"Peak Information": Libraries and the End of Oil

As society moves towards "peak oil" and an energy-poor future, what will the impact on libraries be? Will we be needing to prepare for "peak information" too? What of the future of electronic data when electricity is no longer cheaply available?
http://blog.uwinnipeg.ca/ius/archives/003483.html

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Wind, solar , etc...

>Wind, solar, etc, -- none of that comes close to being able to replace the >energy output generated by readily available and relatively inexpensive >petroleum. The watchword of the future is "power down", to reference >author Richard Heinberg.

They don't provide the power to do the things the way we do them now. But in the future I think we will do the same things but do them in a different way. If petroleum becomes super expensive I see people that live within two miles or work might bike or walk. There of course will be exceptions of people that bike or walk from further distances. I think the vast majority will still drive to work. It just won't be in an Escalade that weighs several tons. It may be in a single person electric vehicle that weighs 100 pounds.

People will invest in what they need to invest in to not go back in time in regards to technology. People have been buying $40,000 SUVs just to look cool. You don't think they will buy a $7,000 personal windmill and generator to power their house instead of living like it was 1880?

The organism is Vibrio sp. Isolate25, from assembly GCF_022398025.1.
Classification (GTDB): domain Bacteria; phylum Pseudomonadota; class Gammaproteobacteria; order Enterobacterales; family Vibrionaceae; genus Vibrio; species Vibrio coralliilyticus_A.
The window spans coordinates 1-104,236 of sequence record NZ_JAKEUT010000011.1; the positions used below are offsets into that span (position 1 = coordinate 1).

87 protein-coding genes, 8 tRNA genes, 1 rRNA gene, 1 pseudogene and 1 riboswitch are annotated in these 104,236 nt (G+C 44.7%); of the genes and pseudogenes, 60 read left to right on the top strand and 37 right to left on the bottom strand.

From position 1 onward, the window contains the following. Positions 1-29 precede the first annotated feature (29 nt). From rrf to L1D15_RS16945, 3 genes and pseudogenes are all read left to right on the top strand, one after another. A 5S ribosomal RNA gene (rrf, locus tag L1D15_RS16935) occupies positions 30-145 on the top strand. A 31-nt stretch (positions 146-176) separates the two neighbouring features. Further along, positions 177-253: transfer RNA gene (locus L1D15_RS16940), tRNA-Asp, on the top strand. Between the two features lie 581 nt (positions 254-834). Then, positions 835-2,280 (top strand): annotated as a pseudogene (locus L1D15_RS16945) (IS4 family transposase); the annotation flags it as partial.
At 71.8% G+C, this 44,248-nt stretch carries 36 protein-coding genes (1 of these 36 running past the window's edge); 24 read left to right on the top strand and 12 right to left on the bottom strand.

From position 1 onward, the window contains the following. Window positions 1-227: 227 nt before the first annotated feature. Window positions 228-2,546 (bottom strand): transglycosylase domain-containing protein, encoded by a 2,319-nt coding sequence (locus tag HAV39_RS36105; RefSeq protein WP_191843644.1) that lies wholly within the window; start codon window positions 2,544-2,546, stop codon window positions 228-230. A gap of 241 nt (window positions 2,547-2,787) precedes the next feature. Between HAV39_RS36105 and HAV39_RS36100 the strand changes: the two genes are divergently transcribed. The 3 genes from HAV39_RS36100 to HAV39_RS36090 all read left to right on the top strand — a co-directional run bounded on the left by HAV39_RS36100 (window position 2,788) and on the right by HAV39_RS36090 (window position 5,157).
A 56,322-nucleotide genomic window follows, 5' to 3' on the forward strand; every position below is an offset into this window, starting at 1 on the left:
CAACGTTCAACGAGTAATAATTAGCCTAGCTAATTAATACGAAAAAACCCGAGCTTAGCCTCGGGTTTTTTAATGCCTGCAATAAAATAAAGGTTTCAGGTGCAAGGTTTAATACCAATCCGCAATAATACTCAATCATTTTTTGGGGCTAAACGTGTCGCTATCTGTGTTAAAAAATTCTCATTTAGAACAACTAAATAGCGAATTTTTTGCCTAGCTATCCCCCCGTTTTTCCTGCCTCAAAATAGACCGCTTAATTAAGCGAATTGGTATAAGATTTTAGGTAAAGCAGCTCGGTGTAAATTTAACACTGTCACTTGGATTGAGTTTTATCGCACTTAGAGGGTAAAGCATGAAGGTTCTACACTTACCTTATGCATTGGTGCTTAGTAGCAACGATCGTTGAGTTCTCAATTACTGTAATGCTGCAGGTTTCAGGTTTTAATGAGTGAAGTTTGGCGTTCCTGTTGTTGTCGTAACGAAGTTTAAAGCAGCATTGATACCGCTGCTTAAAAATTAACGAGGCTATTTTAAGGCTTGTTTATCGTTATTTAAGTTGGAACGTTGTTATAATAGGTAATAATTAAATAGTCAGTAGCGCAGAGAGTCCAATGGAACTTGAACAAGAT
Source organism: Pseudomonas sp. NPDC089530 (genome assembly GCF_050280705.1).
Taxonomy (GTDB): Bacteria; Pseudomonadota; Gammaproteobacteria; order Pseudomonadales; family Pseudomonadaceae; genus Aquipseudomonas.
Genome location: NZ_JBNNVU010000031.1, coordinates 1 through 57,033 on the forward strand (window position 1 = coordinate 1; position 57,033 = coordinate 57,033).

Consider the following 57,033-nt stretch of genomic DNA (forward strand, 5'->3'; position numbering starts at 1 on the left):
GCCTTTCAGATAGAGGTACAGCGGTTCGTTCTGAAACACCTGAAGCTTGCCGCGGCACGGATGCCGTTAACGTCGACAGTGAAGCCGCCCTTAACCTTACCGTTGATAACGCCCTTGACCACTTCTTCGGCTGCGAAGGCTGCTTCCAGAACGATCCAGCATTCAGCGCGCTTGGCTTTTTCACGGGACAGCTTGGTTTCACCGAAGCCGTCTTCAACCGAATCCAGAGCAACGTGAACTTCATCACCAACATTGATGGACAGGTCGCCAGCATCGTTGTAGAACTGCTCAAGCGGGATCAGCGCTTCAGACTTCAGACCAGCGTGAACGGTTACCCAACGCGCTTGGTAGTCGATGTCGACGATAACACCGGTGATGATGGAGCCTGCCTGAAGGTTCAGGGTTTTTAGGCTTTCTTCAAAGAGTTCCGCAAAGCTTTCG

don't throw away those how-to manuals yet...

I would hold off tossing out all manuals on how to do card catalogs, if possible. Some people have already arrived at the radical notion that the best way to preserve internet content for posterity is--wait for it--print on paper.

At first, maybe things like energy rationing....maybe cataloging/tech services work will have to be done on a night shift, to put less strain on the electrical grid, i.e. off-peak hours...

Wind, solar, etc, -- none of that comes close to being able to replace the energy output generated by readily available and relatively inexpensive petroleum. The watchword of the future is "power down", to reference author Richard Heinberg.

Data centers in the midwest

Here is a picture of wind turbines in Kansas. The picture shows one row of turbines but there are over 100 in the cluster. In the midwest Union Pacific railroad has laid tons of fiber optic cable. The railroad did this because they have the right of way with the railroad so they have a open path across states to lay cable. Other companies that want to lay fiber optic have to get permission from land owners to lay the cable. Potentially you have thousands of land owners to cross a state. The railroad already has the access so they put in cable.

Build a data center in the midwest using the fiber put in by Union Pacific and then put a wind turbine cluster beside the data center.

Note: A friend of mine used to work for a company called Williams Communications. They had a large fiber optic network across the country. My friend said that the company started out as a gas pipeline company. I asked how they got into fiber. The answer: the gas company had easements to run the gas lines through and they ran fiber right beside the gas lines.

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